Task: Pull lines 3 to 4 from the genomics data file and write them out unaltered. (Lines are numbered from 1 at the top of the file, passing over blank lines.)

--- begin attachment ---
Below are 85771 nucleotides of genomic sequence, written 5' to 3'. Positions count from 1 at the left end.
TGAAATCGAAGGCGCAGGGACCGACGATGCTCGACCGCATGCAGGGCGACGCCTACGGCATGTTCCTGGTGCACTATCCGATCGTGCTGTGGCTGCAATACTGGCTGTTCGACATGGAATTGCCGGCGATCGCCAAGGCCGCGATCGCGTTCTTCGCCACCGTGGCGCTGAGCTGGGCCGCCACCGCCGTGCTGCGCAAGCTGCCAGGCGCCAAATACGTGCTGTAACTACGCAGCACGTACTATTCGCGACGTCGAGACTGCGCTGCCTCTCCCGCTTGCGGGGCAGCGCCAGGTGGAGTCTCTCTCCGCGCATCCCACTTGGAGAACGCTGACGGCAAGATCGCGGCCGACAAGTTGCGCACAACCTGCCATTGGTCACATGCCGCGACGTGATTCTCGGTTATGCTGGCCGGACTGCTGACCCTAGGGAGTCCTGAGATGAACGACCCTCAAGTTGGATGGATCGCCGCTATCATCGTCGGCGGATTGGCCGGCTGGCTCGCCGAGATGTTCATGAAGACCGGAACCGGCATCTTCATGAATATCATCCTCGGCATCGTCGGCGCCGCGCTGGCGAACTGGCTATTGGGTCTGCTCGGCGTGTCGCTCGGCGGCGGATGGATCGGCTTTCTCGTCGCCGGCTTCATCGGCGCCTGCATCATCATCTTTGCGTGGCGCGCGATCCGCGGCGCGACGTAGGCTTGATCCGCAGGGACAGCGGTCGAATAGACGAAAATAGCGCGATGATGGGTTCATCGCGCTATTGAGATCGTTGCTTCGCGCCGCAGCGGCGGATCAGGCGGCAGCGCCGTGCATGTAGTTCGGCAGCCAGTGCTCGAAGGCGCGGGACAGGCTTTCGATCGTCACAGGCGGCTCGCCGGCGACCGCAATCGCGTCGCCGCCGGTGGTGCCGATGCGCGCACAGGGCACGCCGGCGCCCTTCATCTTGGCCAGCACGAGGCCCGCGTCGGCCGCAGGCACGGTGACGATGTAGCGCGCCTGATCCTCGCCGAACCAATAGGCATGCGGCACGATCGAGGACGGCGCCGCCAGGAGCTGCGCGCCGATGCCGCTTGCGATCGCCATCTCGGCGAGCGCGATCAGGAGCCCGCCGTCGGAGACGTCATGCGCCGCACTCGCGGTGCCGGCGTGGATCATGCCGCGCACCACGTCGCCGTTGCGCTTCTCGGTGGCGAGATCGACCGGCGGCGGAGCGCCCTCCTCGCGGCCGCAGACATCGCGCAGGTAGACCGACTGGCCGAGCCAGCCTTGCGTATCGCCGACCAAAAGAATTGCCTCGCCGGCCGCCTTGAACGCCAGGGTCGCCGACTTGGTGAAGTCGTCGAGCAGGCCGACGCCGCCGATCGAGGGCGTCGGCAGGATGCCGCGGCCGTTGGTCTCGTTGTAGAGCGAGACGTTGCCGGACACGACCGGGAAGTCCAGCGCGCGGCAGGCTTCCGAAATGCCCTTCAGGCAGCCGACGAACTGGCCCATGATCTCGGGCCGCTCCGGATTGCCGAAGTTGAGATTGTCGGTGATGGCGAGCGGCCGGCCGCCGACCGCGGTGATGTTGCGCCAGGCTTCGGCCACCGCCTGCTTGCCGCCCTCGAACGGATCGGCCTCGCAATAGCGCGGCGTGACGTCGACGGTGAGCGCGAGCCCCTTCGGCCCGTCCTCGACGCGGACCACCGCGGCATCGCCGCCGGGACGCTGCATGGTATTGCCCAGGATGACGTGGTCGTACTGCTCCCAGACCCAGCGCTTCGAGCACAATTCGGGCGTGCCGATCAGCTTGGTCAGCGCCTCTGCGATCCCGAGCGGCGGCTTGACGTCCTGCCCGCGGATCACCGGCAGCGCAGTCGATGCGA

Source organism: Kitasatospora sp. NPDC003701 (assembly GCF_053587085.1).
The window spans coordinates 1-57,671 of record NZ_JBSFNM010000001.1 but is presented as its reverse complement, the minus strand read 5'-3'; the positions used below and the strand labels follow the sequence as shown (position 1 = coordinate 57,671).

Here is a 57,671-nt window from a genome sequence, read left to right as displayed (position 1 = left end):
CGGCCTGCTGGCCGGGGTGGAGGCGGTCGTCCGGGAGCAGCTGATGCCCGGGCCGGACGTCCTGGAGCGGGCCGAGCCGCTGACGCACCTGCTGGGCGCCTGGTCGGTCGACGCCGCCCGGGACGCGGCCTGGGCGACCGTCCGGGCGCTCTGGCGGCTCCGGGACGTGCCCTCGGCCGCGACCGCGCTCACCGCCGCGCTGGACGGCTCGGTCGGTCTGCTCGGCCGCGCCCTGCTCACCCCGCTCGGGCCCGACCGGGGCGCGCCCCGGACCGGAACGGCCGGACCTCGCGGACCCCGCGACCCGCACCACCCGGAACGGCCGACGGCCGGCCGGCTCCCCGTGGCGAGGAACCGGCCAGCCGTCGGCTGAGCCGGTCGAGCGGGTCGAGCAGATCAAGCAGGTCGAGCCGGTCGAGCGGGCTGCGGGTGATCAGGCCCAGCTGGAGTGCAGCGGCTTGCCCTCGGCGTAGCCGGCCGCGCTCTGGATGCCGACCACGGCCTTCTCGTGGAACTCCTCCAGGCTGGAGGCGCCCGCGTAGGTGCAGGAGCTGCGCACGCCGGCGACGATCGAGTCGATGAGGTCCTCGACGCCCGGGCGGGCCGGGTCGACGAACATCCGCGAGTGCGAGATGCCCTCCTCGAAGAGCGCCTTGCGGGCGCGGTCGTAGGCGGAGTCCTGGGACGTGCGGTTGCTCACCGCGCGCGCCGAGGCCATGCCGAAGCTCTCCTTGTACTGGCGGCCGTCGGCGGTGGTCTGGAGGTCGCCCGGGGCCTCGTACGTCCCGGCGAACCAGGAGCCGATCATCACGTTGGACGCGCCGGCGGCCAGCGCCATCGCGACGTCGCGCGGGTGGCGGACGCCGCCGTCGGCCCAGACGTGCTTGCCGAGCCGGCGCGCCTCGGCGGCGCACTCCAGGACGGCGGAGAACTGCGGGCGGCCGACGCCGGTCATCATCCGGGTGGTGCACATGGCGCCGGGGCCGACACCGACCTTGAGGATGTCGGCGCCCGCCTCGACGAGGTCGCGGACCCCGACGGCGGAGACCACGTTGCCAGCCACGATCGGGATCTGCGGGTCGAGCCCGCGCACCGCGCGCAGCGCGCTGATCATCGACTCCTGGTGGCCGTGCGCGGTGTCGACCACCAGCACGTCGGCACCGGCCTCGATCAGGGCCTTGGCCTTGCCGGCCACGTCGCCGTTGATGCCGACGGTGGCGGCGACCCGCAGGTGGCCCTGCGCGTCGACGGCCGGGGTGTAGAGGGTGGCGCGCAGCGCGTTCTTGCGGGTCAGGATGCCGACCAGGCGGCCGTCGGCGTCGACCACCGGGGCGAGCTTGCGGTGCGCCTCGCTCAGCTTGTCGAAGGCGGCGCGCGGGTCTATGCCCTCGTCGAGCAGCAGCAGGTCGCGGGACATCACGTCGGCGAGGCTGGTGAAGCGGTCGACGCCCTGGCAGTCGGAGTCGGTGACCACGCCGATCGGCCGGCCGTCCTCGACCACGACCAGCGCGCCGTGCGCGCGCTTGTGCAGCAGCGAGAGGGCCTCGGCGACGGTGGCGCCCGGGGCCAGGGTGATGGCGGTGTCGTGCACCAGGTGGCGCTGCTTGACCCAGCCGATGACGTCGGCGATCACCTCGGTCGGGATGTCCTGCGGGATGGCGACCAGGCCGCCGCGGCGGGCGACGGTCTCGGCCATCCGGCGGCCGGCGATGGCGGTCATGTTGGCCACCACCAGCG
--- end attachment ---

Source organism: Kitasatospora sp. NPDC003701 (assembly GCF_053587085.1).
The window spans coordinates 1-57,671 of record NZ_JBSFNM010000001.1 but is presented as its reverse complement, the minus strand read 5'-3'; the positions used below and the strand labels follow the sequence as shown (position 1 = coordinate 57,671).